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Crit Care Resusc. 2013 Jun;15(2):89-96.

Fluid balance does not predict estimated sodium balance in critically ill mechanically ventilated patients.

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  • 1Flinders Medical Centre, Adelaide, SA, Australia.



Distribution of total body water (TBW) depends on local and systemic factors including osmolality, relative sodium content and permeability. Although positive fluid balance has been associated with increased morbidity and mortality in critically ill patients, the mechanisms and relative roles of sodium balance and water distribution are uncertain.


To track changes in sodium and fluid balance, respiratory function and body composition in patients who required mechanical ventilation for ≥48 hours.


Prospective observational study, set in a tertiary intensive care unit, of 10 patients (seven men) with a mean age of 60 years (standard deviation [SD],12 years) and mean admission Acute Physiology and Chronic Health Evaluation (APACHE) III score of 71 (SD, 26).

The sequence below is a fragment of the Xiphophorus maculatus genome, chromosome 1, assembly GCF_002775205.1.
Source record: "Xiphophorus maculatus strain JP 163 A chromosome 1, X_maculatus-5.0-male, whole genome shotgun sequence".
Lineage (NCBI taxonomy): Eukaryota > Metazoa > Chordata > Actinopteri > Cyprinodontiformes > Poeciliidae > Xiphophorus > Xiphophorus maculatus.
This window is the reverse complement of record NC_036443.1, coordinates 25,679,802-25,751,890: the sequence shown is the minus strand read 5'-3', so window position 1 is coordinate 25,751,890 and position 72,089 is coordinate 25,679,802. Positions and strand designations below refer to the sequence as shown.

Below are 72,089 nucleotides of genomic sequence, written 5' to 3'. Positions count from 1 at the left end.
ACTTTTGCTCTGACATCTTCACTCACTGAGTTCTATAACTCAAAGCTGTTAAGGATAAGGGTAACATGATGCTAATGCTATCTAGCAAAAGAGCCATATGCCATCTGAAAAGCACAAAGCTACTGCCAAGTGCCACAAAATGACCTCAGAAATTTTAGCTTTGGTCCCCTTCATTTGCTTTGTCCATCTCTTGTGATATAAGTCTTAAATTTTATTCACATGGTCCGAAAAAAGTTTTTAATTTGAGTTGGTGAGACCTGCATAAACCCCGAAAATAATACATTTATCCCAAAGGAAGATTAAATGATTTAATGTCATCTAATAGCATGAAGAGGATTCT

Sodium and fluid balances were estimated daily for up to 5 days, following institution of mechanical ventilation on Day 0. Serum sodium level, oxygenation (PaO(2)/FIO(2)), body weight, intracellular and extracellular fluid (ECF) distribution (bioelectrical impedance spectroscopy), and blinded chest x-ray oedema scores were performed daily.


After 5 days of mechanical ventilation, the cumulative fluid balance was - 954 mL (SD, 3181 mL) and estimated cumulative sodium balance was 253 mmol (SD, 346 mmol). Serum sodium had increased from 140 mmol/L (SD, 4 mmol/L) to 147 mmol/L (SD, 5 mmol/L). Cumulative sodium balance was weakly correlated with worsening chest x-ray score (r = 0.35, P = 0.004), a reduction in PaO(2)/ FIO(2) ratio (r = - 0.52, P = 0.001) and 24-hour urinary sodium (r = - 0.24, P = 0.02). Between Days 1 and 5, body weight decreased (- 2.7 kg; SD, 1.4 kg) and TBW decreased (- 3.4 L; SD, 1.3 L), despite a rise in ECF distribution (1.4% of TBW; SD, 1.9% of TBW).


Fluid balance may not reflect sodium balance in critically ill patients. As sodium balance correlates with respiratory dysfunction and increased extracellular volume, further studies examining sodium balance and morbidity seem warranted.

[PubMed - indexed for MEDLINE]
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